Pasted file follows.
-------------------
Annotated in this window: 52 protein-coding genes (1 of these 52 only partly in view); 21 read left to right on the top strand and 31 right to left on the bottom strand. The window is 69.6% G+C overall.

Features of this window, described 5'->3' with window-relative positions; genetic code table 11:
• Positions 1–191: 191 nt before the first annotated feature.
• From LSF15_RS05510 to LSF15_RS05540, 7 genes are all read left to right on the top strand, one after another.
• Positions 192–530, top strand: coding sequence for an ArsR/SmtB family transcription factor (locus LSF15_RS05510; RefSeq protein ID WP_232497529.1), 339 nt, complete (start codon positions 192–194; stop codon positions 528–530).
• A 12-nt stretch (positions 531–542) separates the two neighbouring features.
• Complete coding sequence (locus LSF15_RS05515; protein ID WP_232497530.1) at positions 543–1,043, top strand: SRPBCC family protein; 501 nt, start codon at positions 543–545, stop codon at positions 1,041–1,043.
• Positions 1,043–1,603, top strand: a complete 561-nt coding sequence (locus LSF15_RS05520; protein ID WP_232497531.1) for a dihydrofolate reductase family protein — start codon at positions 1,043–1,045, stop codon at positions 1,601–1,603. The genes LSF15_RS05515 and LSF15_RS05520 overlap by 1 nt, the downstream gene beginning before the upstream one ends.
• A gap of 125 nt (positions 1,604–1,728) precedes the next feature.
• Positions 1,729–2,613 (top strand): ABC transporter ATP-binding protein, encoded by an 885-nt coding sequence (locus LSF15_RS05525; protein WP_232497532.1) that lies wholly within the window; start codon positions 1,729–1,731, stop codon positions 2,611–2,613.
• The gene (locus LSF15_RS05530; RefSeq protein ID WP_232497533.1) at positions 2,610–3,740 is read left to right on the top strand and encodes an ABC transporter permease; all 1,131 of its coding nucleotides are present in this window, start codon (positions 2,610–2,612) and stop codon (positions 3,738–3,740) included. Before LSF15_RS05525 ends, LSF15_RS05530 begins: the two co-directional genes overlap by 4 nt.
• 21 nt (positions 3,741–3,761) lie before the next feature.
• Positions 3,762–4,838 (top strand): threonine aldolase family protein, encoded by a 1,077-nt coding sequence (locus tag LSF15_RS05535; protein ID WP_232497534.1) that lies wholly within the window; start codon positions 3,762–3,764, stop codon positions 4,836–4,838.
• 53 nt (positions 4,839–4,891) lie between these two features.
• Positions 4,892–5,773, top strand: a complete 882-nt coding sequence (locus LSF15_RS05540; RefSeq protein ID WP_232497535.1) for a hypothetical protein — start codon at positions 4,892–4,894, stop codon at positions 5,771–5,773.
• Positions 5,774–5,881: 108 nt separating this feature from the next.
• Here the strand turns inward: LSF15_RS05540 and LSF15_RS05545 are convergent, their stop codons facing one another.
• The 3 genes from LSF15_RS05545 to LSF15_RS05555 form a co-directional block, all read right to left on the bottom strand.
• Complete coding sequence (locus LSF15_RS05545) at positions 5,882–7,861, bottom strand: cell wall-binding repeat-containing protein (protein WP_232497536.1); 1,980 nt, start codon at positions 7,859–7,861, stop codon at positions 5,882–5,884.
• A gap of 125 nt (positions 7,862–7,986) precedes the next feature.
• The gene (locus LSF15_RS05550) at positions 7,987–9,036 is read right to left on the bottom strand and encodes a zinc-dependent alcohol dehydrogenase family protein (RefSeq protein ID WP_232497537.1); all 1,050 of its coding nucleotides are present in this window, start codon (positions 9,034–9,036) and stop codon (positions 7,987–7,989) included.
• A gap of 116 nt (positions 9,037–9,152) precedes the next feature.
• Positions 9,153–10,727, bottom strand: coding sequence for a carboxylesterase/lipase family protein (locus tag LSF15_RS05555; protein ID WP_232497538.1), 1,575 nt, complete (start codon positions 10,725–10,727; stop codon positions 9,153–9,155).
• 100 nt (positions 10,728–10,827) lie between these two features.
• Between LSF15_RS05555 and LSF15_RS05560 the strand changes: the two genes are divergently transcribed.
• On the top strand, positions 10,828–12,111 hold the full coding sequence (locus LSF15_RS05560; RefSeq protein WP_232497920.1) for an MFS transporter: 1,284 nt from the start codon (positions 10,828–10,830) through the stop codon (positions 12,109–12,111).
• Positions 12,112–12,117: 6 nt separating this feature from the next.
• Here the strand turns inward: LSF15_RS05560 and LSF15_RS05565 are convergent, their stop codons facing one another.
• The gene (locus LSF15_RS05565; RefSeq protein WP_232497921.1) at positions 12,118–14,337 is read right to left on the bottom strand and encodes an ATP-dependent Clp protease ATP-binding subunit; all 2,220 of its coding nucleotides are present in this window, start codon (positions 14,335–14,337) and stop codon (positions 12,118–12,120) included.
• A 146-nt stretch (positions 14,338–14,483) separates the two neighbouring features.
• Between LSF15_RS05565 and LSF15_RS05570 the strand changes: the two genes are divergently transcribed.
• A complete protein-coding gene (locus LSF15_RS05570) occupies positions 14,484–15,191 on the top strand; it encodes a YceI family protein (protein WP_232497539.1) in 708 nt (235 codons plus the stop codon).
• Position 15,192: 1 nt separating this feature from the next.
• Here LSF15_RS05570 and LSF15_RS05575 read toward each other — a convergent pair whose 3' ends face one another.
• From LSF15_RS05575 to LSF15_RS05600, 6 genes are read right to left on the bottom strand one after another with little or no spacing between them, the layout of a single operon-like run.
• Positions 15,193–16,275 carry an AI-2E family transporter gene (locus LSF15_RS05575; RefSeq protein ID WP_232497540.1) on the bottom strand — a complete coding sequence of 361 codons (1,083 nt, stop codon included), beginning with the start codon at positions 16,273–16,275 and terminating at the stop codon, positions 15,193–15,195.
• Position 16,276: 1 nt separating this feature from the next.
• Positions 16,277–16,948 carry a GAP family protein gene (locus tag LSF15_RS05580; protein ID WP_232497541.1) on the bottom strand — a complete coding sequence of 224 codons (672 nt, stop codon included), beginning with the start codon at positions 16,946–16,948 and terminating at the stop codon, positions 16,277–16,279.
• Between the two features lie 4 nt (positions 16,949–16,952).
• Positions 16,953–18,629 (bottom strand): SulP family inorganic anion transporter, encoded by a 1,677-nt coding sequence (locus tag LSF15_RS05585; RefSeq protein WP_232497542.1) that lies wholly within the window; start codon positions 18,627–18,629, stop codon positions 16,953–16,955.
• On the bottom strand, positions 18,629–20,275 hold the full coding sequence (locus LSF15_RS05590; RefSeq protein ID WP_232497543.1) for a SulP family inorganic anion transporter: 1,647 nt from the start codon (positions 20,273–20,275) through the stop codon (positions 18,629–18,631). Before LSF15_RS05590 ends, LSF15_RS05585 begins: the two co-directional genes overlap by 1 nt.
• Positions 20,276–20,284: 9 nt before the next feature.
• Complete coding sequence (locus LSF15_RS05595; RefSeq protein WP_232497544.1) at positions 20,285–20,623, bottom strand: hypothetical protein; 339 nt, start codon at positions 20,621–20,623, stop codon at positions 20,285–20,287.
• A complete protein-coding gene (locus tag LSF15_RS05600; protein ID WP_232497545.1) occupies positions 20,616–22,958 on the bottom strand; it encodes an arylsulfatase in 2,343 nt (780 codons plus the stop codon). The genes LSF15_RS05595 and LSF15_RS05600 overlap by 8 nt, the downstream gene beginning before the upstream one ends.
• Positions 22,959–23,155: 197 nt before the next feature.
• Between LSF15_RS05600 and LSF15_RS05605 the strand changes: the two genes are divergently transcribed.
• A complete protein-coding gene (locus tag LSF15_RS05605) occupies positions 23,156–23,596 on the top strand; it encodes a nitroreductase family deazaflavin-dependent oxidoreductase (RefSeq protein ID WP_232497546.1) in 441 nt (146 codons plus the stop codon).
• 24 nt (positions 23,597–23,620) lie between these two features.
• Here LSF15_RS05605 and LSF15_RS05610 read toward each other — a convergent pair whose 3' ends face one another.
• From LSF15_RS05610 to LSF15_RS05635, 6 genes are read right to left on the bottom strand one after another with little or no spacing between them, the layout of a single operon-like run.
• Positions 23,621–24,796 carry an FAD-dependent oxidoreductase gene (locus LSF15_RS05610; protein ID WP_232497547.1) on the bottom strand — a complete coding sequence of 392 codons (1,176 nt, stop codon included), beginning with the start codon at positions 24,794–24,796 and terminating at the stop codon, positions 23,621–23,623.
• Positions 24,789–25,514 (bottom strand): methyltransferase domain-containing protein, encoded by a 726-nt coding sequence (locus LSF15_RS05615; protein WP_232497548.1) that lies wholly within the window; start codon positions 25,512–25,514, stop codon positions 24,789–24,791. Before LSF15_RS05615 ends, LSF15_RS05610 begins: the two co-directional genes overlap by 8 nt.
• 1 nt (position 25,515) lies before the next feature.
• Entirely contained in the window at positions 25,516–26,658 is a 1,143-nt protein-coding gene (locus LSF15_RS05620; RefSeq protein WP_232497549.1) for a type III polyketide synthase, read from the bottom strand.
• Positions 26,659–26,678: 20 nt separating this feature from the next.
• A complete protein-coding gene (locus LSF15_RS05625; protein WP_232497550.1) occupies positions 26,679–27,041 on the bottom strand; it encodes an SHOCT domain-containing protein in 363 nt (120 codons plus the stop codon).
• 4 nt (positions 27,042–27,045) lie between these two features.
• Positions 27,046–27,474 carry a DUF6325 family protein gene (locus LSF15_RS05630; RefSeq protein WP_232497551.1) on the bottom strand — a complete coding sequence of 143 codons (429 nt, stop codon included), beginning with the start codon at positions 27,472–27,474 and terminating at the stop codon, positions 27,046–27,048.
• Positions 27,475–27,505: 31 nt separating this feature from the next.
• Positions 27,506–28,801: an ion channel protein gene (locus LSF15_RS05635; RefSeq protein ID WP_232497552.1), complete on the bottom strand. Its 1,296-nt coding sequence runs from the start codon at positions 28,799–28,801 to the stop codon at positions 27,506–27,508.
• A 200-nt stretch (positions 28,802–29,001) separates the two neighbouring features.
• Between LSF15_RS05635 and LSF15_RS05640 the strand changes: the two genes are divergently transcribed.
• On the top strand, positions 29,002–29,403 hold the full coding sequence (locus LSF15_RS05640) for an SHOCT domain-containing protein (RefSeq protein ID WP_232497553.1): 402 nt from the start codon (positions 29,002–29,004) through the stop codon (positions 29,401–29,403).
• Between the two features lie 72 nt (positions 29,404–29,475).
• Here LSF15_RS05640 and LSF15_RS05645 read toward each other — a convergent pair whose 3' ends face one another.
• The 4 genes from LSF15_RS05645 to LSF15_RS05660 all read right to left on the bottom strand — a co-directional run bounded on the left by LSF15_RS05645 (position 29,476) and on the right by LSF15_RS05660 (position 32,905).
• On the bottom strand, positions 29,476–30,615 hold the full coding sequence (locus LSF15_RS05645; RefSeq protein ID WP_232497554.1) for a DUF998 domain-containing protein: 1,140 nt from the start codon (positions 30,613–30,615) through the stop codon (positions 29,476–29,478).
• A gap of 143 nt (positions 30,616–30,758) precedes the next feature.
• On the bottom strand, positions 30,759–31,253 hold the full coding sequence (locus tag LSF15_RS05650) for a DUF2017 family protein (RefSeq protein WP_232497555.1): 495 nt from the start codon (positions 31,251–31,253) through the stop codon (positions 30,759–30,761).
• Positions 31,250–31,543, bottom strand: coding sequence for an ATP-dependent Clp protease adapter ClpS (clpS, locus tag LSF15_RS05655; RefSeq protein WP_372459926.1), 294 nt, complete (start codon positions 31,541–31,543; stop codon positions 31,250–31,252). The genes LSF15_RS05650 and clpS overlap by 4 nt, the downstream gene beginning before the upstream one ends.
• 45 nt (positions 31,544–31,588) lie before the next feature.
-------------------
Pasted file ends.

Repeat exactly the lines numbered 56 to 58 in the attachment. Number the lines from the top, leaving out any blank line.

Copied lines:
• A complete protein-coding gene (locus LSF15_RS05625; protein WP_232497550.1) occupies positions 26,679–27,041 on the bottom strand; it encodes an SHOCT domain-containing protein in 363 nt (120 codons plus the stop codon).
• 4 nt (positions 27,042–27,045) lie between these two features.
• Positions 27,046–27,474 carry a DUF6325 family protein gene (locus LSF15_RS05630; RefSeq protein WP_232497551.1) on the bottom strand — a complete coding sequence of 143 codons (429 nt, stop codon included), beginning with the start codon at positions 27,472–27,474 and terminating at the stop codon, positions 27,046–27,048.